Main Pages

Front Page
Seal FAQs

Design Process
 1st Committee
 2nd Committee
 3rd Committee
 Final Design

Latin Mottoes
 E Pluribus Unum
 Annuit Coeptis
 Novus Ordo Seclorum

Symbols (front)
 Bald Eagle
 Olive Branch
 Rays of Light

Symbols (back)

Great Seals
 Official Dies
 First Engravings
 First Painting
 1792 Medal
 Indian Medals
 1882 Medal
 One-Dollar Bill

 Eagle Side
 Pyramid Side


 Wild Turkey
 President's Seal

What is a Seal?

The words "seal" and "signature" both derive from signum – the Latin word for "sign." A seal is a pictorial sign that signifies and identifies an individual or group. (A "signet" ring worn on the finger has a small seal or one's initials.)

Celtic Signet Ring

Seals have been used since the dawn of civilization, when bundles of trade goods were sealed with tags that carried an impression of the owner's mark. For the past 6,000 years, cultures old and new have used seals to indicate ownership, for security reasons, and to formalize contracts and agreements.

Great Seal FAQs

What is the Great Seal?
A "great" seal is the principal seal of a nation. Other branches of government – as well as corporations and families – also have seals.

The design of the Great Seal is defined by its written description approved by Congress on June 20, 1782. Dies and illustrations will therefore vary somewhat in appearance, because each is an interpretation of this official description written in heraldic terms.

The Great Seal is also the actual engraved metal die that impresses the design onto a document, as well as the impression made by the die (and the substance bearing the impression). The die currently in use by the U.S. State Department is the seventh die used since 1782.

Why Does the Great Seal Have Two Sides?
A reverse side was designed because in the 18th century, pendant seals were used. These were in the form of a disk of wax attached to the document by ribbons or cords. This disk had two sides, thus the need for a reverse side of the Great Seal. But a die for the reverse was never cut.

The Great Seal press Where is the Great Seal?
In the State Department, the term "Great Seal" also includes the counter-die, the press, and the mahogany cabinet in which it is housed. These are located in the Exhibit Hall of the Department in Washington DC, inside a glass enclosure that's kept locked at all times – even during the sealing of a document.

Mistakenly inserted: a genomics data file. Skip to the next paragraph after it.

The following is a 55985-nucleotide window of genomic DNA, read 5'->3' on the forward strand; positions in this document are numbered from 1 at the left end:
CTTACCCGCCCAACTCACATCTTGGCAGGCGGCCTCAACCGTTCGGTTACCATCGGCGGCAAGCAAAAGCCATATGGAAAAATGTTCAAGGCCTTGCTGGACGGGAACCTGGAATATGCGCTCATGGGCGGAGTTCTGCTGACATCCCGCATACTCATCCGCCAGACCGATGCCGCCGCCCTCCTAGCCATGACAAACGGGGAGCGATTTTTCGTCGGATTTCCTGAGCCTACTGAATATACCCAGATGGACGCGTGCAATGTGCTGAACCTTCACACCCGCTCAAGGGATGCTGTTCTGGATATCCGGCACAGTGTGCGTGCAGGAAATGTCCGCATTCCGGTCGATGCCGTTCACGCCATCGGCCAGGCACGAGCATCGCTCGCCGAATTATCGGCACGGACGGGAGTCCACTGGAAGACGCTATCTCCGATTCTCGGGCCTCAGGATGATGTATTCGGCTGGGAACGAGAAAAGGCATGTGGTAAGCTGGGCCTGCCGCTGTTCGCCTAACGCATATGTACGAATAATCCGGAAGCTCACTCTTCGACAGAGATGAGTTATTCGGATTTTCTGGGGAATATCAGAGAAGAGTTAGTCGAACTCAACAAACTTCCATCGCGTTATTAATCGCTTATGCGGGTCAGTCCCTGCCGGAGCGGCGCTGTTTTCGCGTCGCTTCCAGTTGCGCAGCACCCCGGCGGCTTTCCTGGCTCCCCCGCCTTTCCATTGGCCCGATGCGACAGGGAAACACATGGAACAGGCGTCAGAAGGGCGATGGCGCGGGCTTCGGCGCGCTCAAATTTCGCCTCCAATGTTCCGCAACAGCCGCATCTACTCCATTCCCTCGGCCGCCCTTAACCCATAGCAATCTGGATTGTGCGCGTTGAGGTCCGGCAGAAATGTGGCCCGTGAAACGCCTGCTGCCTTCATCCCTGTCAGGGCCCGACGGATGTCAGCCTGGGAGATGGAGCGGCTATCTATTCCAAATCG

How are Documents Sealed?
A paper wafer is first glued to the document. Then the operator of the Great Seal press inserts the document to be sealed between the Great Seal die and its counter-die, with the wafer centered on each. The press creates the image of the obverse side of the Great Seal in relief on the wafer.

Watch the Great Seal in action:
Dept o State
A Taste of History
(PBS 2016) visits the State Department,
where the Great Seal is impressed on a document
(about 10 minutes into the half-hour video).

What Kinds of Documents Qualify for the Great Seal?
The Secretary of State normally affixes the Great Seal to documents that serve a purpose in international affairs. After they have been signed by the President of the United States, the following types of documents qualify for the Great Seal:

  • Proclamations of treaties and other international agreements
  • Instruments of ratification or acceptance of, or adherence to, treaties and other international agreements
  • Appointment commissions of Ambassadors and Foreign Service officers
  • Assignment commissions for consular officers
  • Letters of credence and recall for Ambassadors, and letters of credence for special representatives on ceremonial diplomatic missions

What is the "Coat of Arms" of the United States?
A coat of arms is the official mark and emblem of a sovereign nation's authority. The coat of arms of the United States is the design or device found on the obverse side of the Great Seal. In other words, it is the eagle with its shield, arrows, olive branch, and scroll – as well as the stars, glory, and cloud that form the "crest" above the eagle's head.

"Whoever knowingly displays any printed or other likeness of the great seal of the United States, or of the seals of the President or the Vice President of the United States, or any facsimile thereof, in, or in connection with, any advertisement, poster, circular, book, pamphlet, or other publication, public meeting, play, motion picture, telecast, or other production, or on any building, monument, or stationery, for the purpose of conveying, or in a manner reasonably calculated to convey, a false impression of sponsorship or approval by the Government of the United States or by any department, agency, or instrumentality thereof, shall be fined not more than $250 or imprisoned not more than six months, or both."

– U.S. Code, Title 18, Part I, Chapter 33, Section 713(a)